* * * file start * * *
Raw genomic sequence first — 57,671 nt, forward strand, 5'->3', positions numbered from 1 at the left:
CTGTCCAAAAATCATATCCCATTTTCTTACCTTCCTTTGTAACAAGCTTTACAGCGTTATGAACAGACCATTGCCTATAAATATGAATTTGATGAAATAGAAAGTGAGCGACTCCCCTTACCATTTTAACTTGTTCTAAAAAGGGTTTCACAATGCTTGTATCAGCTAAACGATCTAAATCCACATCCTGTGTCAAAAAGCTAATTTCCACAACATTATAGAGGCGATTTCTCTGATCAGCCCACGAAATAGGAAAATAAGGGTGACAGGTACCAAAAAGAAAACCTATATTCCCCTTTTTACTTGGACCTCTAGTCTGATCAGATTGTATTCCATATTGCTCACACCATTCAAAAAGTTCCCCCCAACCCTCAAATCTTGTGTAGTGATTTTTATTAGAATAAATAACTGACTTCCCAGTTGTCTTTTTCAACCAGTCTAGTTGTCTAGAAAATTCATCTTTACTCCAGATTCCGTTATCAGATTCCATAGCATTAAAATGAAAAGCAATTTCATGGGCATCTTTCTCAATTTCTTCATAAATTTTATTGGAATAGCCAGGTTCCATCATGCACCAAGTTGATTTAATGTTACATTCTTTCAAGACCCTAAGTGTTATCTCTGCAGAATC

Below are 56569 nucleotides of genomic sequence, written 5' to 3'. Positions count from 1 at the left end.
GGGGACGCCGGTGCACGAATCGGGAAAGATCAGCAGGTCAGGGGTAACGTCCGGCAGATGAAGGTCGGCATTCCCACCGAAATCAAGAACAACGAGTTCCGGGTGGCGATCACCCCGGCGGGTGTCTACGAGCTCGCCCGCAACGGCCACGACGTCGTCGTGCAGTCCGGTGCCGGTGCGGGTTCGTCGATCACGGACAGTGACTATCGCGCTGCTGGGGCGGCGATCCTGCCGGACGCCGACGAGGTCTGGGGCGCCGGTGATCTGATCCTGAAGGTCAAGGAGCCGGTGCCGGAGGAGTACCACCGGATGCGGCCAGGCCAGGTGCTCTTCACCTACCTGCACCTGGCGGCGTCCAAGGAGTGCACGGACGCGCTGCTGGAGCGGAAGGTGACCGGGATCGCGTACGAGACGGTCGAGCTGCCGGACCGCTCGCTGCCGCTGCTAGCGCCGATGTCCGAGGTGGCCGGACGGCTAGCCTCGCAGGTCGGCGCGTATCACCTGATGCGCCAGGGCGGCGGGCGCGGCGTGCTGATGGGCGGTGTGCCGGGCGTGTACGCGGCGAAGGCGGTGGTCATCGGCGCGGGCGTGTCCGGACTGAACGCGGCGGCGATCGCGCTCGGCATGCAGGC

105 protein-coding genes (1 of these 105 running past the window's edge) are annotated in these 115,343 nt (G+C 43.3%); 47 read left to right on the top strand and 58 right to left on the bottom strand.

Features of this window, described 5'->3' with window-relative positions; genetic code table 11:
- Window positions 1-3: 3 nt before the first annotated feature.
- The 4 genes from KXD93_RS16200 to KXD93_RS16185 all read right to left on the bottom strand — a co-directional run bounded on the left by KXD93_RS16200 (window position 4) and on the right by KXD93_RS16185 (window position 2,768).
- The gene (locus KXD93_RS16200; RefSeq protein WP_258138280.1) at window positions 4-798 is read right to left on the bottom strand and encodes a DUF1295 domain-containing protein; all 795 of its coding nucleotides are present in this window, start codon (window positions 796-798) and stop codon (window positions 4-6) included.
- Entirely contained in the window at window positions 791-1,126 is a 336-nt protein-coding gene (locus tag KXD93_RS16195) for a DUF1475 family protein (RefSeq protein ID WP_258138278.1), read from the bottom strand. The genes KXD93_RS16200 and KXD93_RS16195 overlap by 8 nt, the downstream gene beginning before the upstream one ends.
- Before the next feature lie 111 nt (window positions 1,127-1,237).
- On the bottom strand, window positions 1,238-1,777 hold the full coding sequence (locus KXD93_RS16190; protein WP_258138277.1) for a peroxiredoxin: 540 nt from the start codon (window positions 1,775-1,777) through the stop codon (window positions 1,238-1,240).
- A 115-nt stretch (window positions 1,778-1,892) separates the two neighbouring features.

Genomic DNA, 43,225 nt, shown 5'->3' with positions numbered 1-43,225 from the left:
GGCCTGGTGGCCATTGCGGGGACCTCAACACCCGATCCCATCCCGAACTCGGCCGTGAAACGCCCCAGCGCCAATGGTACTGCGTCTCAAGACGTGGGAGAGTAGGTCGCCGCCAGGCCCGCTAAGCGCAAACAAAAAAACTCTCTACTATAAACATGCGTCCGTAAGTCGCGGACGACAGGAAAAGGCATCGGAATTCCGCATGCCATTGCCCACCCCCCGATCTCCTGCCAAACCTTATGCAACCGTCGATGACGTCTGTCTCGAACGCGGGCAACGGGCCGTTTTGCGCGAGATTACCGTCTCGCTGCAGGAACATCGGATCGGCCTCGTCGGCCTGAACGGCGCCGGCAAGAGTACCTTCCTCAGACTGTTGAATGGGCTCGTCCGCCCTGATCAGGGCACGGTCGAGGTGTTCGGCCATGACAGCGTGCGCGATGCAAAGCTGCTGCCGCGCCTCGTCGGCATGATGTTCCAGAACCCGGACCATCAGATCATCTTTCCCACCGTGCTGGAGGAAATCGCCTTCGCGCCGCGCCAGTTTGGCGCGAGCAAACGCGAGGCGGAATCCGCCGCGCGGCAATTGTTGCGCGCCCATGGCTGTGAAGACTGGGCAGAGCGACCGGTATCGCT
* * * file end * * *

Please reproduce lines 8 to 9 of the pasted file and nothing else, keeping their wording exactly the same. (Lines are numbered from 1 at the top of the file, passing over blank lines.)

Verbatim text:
- The 4 genes from KXD93_RS16200 to KXD93_RS16185 all read right to left on the bottom strand — a co-directional run bounded on the left by KXD93_RS16200 (window position 4) and on the right by KXD93_RS16185 (window position 2,768).
- The gene (locus KXD93_RS16200; RefSeq protein WP_258138280.1) at window positions 4-798 is read right to left on the bottom strand and encodes a DUF1295 domain-containing protein; all 795 of its coding nucleotides are present in this window, start codon (window positions 796-798) and stop codon (window positions 4-6) included.